Derivatives have a long history in the United States, dating back to the founding of the Chicago Board of Trade in 1848. Grain traders created a “to-arrive” contract to allow farmers to lock in their grain price. Farmers took advantage of the contracts to hedge against poor spot prices following the fall harvest when there wasn’t enough storage capacity in Chicago for grain. In 1859, Illinois granted the CBOT status as a self-regulating authority. Other exchanges would be founded in the second half of the 19th Century, including the Kansas City Board of Trade, the New York Cotton Exchange, the Minneapolis Grain Exchange and the Butter and Cheese Exchange of New York, predecessor to the New York Mercantile Exchange.
Efforts to regulate futures trading started in Congress in the 1880s but were slow to be adopted. The first legislative attempts to tax futures, the Cotton Futures Act in 1914 and the Future Trading Act in 1921, were both initially struck down by the Supreme Court as unconstitutional and needed to be reworked. The 1920s and 1930s brought the start to federal regulation of commodities. In 1922, the U.S. adopted the Grain Futures Act to ban off-contract-market futures trading and establish an agency within the Department of Agriculture to administer it. Following the Great Depression and two years after the adoption of the Securities Exchange Act of 1934, the U.S. replaced the Grain Futures Act with the Commodity Exchange Act. It provided for regulation of a list of specific commodities and adopted a number of restrictions on market practices to strengthen the markets.
Major changes to the regulation of derivatives would happen in the late 1960s and early 1970s. In 1968, the Commodity Exchange Act was amended to add livestock products for regulation, imposes minimum financial requirements on futures commission merchants, and strengthen the enforcement provisions. It was the first major legislation dealing with commodities since the Commodity Exchange Act. In 1974, President Gerald Ford signed the Commodity Futures Trading Commission Act of 1974 to amend the Commodity Exchange Act, create the CFTC and authorize it to regulate futures trading over all commodities. It was enacted because of excessive speculation in grain and soybean futures as well as concerns over market manipulation.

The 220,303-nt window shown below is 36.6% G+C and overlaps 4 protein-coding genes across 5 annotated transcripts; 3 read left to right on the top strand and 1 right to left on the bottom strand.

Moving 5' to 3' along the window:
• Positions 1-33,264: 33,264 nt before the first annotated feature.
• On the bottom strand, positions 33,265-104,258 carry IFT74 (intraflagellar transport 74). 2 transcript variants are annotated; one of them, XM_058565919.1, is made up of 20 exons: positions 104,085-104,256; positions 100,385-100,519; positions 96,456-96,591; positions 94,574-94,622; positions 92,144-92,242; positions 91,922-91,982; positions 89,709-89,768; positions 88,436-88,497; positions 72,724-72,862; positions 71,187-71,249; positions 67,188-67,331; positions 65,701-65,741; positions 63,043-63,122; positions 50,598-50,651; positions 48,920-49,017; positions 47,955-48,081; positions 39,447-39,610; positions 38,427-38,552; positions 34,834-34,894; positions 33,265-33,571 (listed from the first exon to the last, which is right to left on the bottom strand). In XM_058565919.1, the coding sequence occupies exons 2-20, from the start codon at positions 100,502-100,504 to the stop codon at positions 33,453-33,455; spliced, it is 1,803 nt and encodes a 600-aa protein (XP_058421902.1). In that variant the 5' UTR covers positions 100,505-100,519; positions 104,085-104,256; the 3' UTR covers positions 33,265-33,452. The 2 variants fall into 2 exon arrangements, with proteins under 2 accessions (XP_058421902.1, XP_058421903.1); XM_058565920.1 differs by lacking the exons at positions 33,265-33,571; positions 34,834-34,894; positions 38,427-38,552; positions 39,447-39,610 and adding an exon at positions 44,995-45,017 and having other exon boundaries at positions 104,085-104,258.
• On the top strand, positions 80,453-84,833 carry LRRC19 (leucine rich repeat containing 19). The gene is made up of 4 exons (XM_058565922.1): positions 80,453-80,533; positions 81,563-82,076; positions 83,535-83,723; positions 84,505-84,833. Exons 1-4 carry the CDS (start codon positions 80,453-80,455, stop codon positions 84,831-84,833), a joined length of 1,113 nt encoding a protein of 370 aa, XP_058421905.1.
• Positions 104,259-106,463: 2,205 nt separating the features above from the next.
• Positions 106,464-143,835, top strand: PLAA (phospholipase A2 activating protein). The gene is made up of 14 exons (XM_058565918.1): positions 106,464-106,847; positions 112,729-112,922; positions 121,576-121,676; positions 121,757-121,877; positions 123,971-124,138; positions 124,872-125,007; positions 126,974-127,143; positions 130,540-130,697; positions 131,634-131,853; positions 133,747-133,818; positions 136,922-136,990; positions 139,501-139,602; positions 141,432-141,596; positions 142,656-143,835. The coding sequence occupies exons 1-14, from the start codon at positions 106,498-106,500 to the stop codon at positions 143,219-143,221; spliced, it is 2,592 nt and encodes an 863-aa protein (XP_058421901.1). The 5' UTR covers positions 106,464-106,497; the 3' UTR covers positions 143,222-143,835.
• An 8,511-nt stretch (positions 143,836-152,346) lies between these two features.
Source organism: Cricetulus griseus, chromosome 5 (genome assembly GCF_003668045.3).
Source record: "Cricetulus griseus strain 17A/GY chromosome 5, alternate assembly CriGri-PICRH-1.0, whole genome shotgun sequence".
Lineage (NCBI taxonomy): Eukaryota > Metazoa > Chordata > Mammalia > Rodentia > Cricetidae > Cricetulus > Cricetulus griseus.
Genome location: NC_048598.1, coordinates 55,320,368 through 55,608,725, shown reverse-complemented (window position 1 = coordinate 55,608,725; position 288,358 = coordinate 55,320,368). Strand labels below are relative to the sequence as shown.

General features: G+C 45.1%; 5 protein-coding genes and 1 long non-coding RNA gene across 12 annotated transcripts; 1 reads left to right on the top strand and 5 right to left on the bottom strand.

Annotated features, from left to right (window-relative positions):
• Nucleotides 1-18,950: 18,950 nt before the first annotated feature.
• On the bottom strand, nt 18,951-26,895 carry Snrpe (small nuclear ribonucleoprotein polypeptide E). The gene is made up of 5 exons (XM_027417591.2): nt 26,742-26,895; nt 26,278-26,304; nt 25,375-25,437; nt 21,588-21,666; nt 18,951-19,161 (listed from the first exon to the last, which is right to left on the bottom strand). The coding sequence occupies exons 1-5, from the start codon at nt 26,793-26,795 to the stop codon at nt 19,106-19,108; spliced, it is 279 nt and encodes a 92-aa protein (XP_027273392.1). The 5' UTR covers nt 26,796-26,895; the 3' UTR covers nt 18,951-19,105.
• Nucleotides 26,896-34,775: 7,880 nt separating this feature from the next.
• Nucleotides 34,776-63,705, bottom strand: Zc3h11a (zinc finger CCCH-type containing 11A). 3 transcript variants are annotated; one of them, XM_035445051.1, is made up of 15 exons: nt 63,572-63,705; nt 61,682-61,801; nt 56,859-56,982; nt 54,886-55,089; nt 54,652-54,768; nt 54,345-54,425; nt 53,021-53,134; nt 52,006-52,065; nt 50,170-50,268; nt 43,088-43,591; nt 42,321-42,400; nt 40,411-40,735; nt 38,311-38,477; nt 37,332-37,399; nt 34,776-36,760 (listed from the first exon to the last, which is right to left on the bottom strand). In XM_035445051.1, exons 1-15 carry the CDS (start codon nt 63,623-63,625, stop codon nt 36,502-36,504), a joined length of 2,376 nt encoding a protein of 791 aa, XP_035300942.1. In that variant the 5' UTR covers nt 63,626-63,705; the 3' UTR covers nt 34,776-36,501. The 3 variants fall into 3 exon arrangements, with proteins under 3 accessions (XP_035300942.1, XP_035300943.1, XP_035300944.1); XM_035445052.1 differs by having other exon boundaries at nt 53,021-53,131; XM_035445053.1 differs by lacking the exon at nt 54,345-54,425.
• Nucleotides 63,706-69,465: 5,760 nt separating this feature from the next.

The bankruptcy of some of the nation’s largest financial institutions, necessary financial bailouts and the resulting harm to the nation’s economy led Congress and the President to put in place rules to enable the government to better detect and prevent future issues. In 2010, President Barack Obama signed the Dodd-Frank Wall Street Reform and Consumer Protection Act to reform various aspects of the regulatory system following the financial crisis of 2008. The Dodd-Frank Act greatly expanded the CFTC’s role regulating financial products by placing the power to regulate the swaps marketplace under the CFTC. Unregulated swaps trades played a critical role in the financial crisis that led to the Lehman Brothers collapse and AIG bailout. The Dodd-Frank Act also established the CFTC whistleblower program to investigate and reward tips dealing with violations of the nations derivatives laws. The impetus for the change was the SEC’s failure to identify and stop the Bernie Madoff ponzi scheme despite the evidence collected by Harry Markopolos and provided to the SEC repeatedly over the course of several years. The Dodd-Frank Act also established the SEC Whistleblower Office.